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High court hears evidence against legality of Barnet outsourcing

Karl Flinders

Barnet council is facing a potential judicial review as a case brought by a resident is heard alleging that the public was not properly consulted on a £320m deal to outsource services.

In January, 67-year old disabled Barnet resident Maria Nash bought a case against the One Barnet programme. In a two-day hearing which began 19 March, a senior judge will review Nash’s legal representatives claims that the council did not properly consult citizens.

In January, Gerald Shamash, a partner at legal firm Steel & Shamash, which is representing Nash, told Computer Weekly that the High Court will hear evidence and decide if a judicial review is required. 

Shamash said at the time: “If they give permission for a review, they may say ‘we give permission for a review and we think you are right' or they may give permission and say they don’t agree.”

As part of the £1bn One Barnet programme, services including HR, payroll and IT will transfer to Capita in a £320m contract.

In December the Conservative-run council’s cabinet approved the multimillion outsourcing deal with Capita, which the council claims will save over £100m in 10 years.

Under the deal, some council workers transfer to Capita and others will be made redundant.

In a blog post for Computer Weekly’s Inside Outsourcing blog, outsourcing lawyer Mark Lewis at Berwin Leighton Paisner said: "There really hasn't been anything like it before. Yes, about a year ago, just before the ceremonial pens were being pulled out to ink the contract, we had Edinburgh City Council's decision to withdraw from a massive street works to white collar services outsourcing to MITIE (2,000 staff in TUPE scope). That was a political decision, caused by a rebellion on the Council by its Labour councillors.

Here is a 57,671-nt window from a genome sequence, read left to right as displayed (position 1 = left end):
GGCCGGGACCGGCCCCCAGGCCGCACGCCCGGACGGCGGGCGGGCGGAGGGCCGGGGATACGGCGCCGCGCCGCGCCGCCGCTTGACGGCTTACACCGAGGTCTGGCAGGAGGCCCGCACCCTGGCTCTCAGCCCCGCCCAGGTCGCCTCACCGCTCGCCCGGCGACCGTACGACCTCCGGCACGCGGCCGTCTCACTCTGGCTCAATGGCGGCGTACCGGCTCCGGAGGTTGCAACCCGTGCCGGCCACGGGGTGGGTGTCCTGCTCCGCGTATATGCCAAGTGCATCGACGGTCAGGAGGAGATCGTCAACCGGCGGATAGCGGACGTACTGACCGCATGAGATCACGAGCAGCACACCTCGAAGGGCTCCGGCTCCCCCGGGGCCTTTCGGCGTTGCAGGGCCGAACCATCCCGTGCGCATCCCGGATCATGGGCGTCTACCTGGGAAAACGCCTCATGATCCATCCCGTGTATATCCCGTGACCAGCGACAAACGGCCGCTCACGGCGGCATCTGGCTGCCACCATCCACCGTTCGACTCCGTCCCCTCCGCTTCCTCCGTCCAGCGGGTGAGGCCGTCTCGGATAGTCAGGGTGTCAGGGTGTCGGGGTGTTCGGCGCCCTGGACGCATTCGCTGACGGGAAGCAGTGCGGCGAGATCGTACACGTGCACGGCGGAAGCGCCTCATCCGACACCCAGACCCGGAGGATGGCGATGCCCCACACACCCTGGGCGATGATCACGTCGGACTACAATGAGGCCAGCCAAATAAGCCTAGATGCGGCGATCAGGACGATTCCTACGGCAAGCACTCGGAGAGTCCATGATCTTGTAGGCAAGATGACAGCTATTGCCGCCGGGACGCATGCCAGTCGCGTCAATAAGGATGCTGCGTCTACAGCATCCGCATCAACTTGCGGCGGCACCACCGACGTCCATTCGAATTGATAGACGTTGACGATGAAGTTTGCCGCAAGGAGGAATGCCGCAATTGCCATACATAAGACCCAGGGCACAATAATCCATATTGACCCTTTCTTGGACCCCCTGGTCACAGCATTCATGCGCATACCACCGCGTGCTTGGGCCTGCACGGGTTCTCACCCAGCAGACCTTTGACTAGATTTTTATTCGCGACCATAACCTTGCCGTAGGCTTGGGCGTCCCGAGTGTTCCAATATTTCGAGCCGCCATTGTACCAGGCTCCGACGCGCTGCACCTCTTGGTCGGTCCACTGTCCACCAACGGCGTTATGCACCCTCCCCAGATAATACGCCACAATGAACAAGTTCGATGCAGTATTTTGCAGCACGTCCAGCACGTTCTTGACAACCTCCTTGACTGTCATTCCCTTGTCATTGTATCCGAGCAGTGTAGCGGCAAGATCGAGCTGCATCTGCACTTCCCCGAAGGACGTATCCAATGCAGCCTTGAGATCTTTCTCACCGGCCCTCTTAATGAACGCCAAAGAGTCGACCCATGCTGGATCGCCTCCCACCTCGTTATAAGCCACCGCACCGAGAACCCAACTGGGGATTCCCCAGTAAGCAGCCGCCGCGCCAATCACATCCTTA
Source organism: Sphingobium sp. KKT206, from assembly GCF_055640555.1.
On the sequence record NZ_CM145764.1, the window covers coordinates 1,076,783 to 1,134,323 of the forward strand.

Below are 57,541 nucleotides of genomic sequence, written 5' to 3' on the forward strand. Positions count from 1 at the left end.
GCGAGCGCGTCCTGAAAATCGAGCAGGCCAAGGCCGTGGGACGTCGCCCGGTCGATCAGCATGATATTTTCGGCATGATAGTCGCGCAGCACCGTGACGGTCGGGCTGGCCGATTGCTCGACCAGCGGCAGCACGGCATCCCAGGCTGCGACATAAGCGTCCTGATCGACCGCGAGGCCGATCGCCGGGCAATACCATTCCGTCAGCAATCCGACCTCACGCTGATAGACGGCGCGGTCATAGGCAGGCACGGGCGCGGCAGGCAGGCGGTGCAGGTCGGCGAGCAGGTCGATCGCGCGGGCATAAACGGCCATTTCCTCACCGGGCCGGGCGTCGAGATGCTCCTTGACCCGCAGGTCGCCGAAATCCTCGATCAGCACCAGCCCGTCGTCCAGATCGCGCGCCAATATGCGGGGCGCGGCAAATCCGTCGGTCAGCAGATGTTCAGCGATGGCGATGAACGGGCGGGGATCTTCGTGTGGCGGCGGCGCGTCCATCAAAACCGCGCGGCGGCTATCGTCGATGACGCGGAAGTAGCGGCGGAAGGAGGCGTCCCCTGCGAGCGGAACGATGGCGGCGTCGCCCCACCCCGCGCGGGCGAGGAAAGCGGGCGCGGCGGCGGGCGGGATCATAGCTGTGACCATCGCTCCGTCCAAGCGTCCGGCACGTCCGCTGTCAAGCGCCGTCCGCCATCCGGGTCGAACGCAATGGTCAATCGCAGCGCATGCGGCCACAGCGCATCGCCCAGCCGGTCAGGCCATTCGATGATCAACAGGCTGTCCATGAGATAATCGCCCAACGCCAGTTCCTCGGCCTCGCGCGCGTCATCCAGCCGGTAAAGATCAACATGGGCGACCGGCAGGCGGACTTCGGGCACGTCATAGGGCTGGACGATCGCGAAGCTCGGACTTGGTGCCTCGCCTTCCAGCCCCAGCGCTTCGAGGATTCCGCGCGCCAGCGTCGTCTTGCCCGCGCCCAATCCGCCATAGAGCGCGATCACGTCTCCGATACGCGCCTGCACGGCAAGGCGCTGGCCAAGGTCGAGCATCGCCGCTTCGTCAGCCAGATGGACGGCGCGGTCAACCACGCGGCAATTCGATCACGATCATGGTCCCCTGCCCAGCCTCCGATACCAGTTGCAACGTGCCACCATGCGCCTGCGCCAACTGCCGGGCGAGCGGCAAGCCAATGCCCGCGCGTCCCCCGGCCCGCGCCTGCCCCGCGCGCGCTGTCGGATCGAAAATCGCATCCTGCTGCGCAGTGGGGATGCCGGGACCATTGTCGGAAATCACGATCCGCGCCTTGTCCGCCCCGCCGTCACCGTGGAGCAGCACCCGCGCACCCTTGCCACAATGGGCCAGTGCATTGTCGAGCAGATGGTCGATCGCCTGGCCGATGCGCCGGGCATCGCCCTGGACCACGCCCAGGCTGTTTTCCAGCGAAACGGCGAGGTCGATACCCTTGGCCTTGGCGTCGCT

"This time, we have plenty of political fury directed at the London Borough of Barnet and its decision to sign a massive, long term, multiservice outsourcing deal with Capita. A quick search online will reveal the many groups and individuals who oppose the outsourcing decision. But here, with Maria Nash, we have a legal challenge. And the problem with legal challenges is that, if they are successful, they create legal precedents. Even if they fail, they attract much publicity.”

He said the current case is interesting because the judge has made interventions and said that there was no explicit reference to outsourcing in the One Barnet programme. 

“It looks like the judge will say they did not properly consult," he said.

 


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